While ISWB fosters fun and competition, the league is serious enough about its competition to keep stats and dish out awards. Indeed, ISWB devotes a page of its website to the annual pitching and batting leaders and honors winners. This past season, Dudas led the league in all of the batting categories and has been the league most valuable player the past two seasons.

Photo geek stuff: I shot the tournament with my Canon 6D and Tamron 28-300mm f/3.5-6.3 Di VC PZD lens. Because I knew I'd be moving around a lot, my primary interest about gear Sunday was versatility and mobility. I had two options -- the relatively light, long zoom Tamron on one camera body, or two heavy L quality Canon lenses (24-70mm f/2.8 and 70-200mm f/2.8) on two bodies, I chose the light and compact route. I used shutter priority mode (1/800) and ISOs ranging from 100 to 320. However, for my non-action landscape shots, I bracketed three exposures (normal and 1 stop over and under normal) for processing in high-dynamic range (HDR) software, using a constant f/stop (f/8) and boosting ISOs a bit to ensure three different exposures. My biggest challenge Sunday was working with significant light contrast on the main diamond. There were huge amounts of large-tree shade swallowing chunks of the diamond alongside bright sunshine everywhere else. HDR helped me close the light disparities with non-action shots, but it was a battle for any of those single-frame action shots where tree shade appeared. Most of my time in post-processing was spent trying to resurrect detail in the heavily shaded areas. In Camera Raw software, I pushed the shadow detail recovery slider to the hilt in images where you see heavy doses of shade -- and in some cases, I boosted it again in Photoshop Elements 13 when converting the images to JPGs.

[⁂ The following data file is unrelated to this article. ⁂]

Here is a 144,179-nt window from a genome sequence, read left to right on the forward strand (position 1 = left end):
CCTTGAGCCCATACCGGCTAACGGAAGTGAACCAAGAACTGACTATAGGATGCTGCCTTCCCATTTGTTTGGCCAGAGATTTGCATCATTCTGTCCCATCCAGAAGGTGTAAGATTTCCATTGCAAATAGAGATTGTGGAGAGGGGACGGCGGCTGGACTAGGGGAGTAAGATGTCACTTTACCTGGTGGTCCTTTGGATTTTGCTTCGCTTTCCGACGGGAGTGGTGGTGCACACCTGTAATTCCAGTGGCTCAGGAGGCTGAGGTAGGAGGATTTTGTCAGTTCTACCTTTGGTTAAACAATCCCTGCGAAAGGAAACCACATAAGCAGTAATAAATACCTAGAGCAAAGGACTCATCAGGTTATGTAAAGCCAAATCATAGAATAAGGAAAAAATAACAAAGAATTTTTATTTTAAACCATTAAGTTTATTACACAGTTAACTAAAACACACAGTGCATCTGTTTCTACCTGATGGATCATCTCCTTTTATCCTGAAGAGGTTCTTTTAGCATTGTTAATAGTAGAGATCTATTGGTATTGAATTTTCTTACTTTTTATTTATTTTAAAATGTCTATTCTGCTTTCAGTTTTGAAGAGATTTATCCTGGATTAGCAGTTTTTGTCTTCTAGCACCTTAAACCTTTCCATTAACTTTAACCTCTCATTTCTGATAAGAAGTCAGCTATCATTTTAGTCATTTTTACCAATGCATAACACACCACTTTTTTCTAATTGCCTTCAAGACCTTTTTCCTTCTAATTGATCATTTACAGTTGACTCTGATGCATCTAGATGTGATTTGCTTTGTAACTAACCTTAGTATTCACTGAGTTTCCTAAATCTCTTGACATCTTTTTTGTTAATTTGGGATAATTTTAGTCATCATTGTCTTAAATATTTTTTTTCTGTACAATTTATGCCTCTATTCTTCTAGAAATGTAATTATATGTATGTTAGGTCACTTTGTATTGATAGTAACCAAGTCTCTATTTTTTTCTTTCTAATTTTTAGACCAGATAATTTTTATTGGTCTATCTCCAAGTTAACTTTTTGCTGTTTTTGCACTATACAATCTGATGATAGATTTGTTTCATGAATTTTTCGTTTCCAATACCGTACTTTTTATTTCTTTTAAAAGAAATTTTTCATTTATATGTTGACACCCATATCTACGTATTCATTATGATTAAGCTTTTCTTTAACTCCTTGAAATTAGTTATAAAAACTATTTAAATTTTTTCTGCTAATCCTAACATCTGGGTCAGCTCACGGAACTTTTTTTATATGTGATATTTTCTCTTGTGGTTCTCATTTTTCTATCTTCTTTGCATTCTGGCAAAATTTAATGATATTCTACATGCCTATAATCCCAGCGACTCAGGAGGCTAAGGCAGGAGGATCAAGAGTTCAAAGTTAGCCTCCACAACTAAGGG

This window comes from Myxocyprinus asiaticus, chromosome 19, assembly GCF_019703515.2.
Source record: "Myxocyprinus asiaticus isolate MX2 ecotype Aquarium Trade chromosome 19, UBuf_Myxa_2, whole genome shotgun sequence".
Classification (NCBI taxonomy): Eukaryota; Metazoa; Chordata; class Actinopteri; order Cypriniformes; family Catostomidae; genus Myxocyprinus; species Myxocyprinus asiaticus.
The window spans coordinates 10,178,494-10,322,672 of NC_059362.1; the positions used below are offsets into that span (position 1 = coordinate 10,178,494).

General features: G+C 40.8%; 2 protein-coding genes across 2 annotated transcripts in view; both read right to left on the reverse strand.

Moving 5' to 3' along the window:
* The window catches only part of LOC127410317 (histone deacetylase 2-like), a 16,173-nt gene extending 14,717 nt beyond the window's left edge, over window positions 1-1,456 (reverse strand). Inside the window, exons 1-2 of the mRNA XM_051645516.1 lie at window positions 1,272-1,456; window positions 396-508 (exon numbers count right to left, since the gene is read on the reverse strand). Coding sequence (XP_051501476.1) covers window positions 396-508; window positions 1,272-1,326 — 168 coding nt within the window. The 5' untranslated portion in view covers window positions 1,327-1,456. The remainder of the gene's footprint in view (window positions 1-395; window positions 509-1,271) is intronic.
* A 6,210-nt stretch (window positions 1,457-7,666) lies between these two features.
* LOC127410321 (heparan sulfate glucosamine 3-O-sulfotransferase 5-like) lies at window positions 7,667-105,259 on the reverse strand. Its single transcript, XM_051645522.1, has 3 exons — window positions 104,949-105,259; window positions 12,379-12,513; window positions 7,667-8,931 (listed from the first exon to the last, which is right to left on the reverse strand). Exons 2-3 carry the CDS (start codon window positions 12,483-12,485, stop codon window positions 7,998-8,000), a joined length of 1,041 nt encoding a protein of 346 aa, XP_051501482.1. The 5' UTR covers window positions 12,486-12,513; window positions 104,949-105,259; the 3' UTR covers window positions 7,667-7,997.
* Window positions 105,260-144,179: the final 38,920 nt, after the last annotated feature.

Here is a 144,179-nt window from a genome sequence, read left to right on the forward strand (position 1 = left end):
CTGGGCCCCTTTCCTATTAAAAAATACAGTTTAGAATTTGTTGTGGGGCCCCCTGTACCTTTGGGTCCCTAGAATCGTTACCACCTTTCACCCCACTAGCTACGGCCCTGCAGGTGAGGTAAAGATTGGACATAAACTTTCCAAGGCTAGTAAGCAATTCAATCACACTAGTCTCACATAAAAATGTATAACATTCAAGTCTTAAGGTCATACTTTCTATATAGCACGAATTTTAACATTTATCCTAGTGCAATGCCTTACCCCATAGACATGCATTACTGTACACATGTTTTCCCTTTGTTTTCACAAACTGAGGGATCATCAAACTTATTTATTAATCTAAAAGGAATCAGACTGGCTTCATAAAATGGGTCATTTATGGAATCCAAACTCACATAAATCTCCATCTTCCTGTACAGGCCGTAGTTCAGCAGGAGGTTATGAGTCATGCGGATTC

To view a photo gallery of all my shots from the tournament, visit my site at SmugMug.com.

A grounder skips past a fielder as a baserunner rounds third base to score easily. A photographer's note: I was virtually shooting into the sun here, and luckily, the shadow-detail recovery editing tool on my Camera Raw software provided a welcome assist ... especially bringing out details in the baserunner's face.

Above and below: Freezing a ball in flight coming right at me is a favorite pursuit and challenge when I shoot baseball (or, in this case, Wiffle ball). 

Above and next three below: Brendan plays a mix of contemporary music (well, a lot of '90s stuff) from a boom box during play, and I caught him unable to resist grooving in the outfield while the opponent was at bat. 

Above and next two below: Family, friends and other ballplayers comprise the tournament spectator galleries. 

Above and next three below: The Sand Gnats had this runner on first base caught dead to rights while heading to second after the pitcher (left) snagged a come-backer and turned to throw to Brendan covering second base. But the throw hit the runner, who reached second base safely. These photos are a perfect example of the radical light contrast from shade cast by large shade trees hovering over the main diamond. 

Above: Gary Vaught, head coach of UIndy's baseball team, took a swing in his first visit to the diamonds to see what Brendan had developed.  

Above and next three below: A sort of Keystone Cops performance emerged from this Texas league pop-up on the main diamond. It did not end well for the defense ... well, unless you want to award points for the one-legged ballet dip in the last photo of the series. 

Above and below: This snag of a long fly ball at the fence was among the better defensive plays I saw. 

Above and below: These photos taken behind the netted backstop required strategic cropping and intense touch-up work to minimize distracting streaks caused by foreground net. 

Above and next two below are various perspective shots of the diamond and grounds. The first below was taken on top of an elevated slab of concrete adjacent to a wooded buffer at the end of the property. 

Above and next three below: Another defensive miscue on a grounder that hugged the third-base line. 

These flags (from left), Indiana state, Old Glory and Perry Meridian High School battle cry ("Don't Give Up the Ship") fly in a fenced-off area between the fences separating the two diamonds. 

The tournament bracket (above) early in the morning before any games were completed and (below) at the tournament's conclusion, when the players on the winning Skeeters posed. Photo below provided by Brendan Dudas.